The Odysseus from A. Lange & Söhne was released late last year as the first serially produced piece from the Saxon brand to come in stainless steel on a steel bracelet. We have seen stainless steel watches from A. Lange & Söhne before, a small number of Lange 1 watches were made of it, along with one Double Split and one Homage to Walter Lange piece, too. Speaking to WristReview back in 2016, Director of Product Development for A. Lange & Söhne, Anthony de Haas, explained to us that making Lange 1 watches out of steel was considered to be a catastrophic mistake by the co-founder of the modern brand, Günter Blümlein. We have also seen watches with bracelets from A. Lange & Söhne. In that same interview, we were informed that they didn’t sell well, and the metals used to make them were subsequently melted down to make more watches. So, you might be wondering, what on Earth is A. Lange & Söhne doing making both?
It was reading through the comments of another watch blog where I got the perfect summary of the Odysseus and what it means for the brand. One user described it as A. Lange & Söhne’s “Porsche Cayenne Moment”. To be clear, A. Lange & Söhne and Porsche are not connected, in fact, the latter is currently working with Chopard. But the principle of this “Cayenne Moment” is, essentially, correct.
The Cayenne is a car that was built to follow the trend of the time. A trend which favoured larger and larger cars, something that Porsche hadn’t really done before. From its beginnings in 1931 right up until the start of the design of the Cayenne, the Stuttgart based manufacturer had focused solely on creating the best cars possible without going overboard on the proportions. It was only the high demand for big, heavy and thirsty SUVs in the late 90s that triggered Porsche’s design teams to get cracking on one of their own. They almost had no choice at all.
A. Lange & Söhne, it seems, felt they were in the same position with sports watches. An increasing number of their competitors are introducing, updating or re-invigorating their bracelet models to hopefully catch on to the bracelet trend. But, whereas with other brands who can look through the archives they’ve got in the attic and find a design which they like the look of, A. Lange & Söhne has nothing. Their history was destroyed in 1948 when the Soviet Union banded all the German watchmakers in Glashütte together and put them out of business. This means that A. Lange & Söhne was attempting to throw a dart at a moving board after downing 6 shots of tequila and spinning around on the sport for 30 seconds. The likelihood of pleasing everyone was impossible.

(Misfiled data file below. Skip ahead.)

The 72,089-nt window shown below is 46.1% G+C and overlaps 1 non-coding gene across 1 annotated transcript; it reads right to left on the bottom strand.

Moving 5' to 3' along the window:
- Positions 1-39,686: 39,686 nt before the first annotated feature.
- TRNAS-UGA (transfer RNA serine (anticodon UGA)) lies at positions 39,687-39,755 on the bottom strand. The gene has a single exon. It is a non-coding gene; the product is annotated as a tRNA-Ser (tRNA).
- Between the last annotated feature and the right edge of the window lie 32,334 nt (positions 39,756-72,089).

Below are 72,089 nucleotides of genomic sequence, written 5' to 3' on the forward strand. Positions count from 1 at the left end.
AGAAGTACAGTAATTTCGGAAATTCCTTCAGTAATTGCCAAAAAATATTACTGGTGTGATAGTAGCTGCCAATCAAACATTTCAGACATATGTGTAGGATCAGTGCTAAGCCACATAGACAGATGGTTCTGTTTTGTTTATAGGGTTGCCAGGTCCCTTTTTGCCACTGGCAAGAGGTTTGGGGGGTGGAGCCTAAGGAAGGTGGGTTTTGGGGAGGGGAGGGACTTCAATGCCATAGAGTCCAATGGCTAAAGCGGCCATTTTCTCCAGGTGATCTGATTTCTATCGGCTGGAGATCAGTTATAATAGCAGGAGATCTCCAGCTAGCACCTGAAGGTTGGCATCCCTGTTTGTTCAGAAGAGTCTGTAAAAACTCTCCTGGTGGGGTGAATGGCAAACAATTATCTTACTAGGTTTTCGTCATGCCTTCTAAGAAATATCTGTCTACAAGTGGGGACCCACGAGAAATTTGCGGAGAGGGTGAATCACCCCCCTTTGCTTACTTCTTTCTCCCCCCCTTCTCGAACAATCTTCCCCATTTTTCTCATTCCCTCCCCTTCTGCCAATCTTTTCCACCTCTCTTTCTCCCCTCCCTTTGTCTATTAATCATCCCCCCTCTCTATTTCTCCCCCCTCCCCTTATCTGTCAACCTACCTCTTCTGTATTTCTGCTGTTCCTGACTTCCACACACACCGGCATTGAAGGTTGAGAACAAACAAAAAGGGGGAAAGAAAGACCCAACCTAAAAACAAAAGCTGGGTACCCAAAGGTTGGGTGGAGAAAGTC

One of the things that stood out for me at the reveal of this watch was spoken by the long-time CEO of the Saxon Brand, Wilhelm Schmid. At the press dinner, he talked to us and explained that the team behind the watch realised that not everyone was going to like it. Their aim wasn’t to build a watch that satisfied every watch enthusiast, potential buyer or not, but to build a watch which was unmistakably an A. Lange & Söhne watch.
That, I believe, is precisely what they’ve done. There’s enough here to bring up images of other watches from the brand while still reaching out into the unknown. The lancet-style hands (with applied lume) and A. Lange & Söhne’s characteristic Outsize Date are both on the watch. There’s plenty of intricacies on the dial which we’ll get to in a moment. Still, from a perspective of proportionality, it is hard to identify the Odysseus as anything other than a product of A. Lange & Söhne.